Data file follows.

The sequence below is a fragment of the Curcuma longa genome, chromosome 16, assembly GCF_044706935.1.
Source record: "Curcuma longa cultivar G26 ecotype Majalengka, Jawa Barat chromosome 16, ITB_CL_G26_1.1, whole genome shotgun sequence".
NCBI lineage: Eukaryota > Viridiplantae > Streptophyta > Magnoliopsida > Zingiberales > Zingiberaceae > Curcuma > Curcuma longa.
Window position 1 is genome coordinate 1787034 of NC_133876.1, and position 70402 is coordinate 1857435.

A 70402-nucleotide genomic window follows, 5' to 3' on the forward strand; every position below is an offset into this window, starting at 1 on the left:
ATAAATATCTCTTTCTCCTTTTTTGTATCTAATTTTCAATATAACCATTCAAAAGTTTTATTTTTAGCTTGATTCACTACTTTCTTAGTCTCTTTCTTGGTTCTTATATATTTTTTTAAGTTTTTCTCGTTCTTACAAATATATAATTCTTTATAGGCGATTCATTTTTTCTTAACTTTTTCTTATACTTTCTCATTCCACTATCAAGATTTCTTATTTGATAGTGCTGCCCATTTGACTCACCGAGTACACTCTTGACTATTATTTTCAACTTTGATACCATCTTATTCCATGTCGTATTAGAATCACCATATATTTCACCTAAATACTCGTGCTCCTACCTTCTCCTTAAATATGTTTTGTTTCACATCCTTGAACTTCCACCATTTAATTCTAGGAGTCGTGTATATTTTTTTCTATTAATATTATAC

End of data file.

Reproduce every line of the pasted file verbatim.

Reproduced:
The sequence below is a fragment of the Curcuma longa genome, chromosome 16, assembly GCF_044706935.1.
Source record: "Curcuma longa cultivar G26 ecotype Majalengka, Jawa Barat chromosome 16, ITB_CL_G26_1.1, whole genome shotgun sequence".
NCBI lineage: Eukaryota > Viridiplantae > Streptophyta > Magnoliopsida > Zingiberales > Zingiberaceae > Curcuma > Curcuma longa.
Window position 1 is genome coordinate 1787034 of NC_133876.1, and position 70402 is coordinate 1857435.

A 70402-nucleotide genomic window follows, 5' to 3' on the forward strand; every position below is an offset into this window, starting at 1 on the left:
ATAAATATCTCTTTCTCCTTTTTTGTATCTAATTTTCAATATAACCATTCAAAAGTTTTATTTTTAGCTTGATTCACTACTTTCTTAGTCTCTTTCTTGGTTCTTATATATTTTTTTAAGTTTTTCTCGTTCTTACAAATATATAATTCTTTATAGGCGATTCATTTTTTCTTAACTTTTTCTTATACTTTCTCATTCCACTATCAAGATTTCTTATTTGATAGTGCTGCCCATTTGACTCACCGAGTACACTCTTGACTATTATTTTCAACTTTGATACCATCTTATTCCATGTCGTATTAGAATCACCATATATTTCACCTAAATACTCGTGCTCCTACCTTCTCCTTAAATATGTTTTGTTTCACATCCTTGAACTTCCACCATTTAATTCTAGGAGTCGTGTATATTTTTTTCTATTAATATTATAC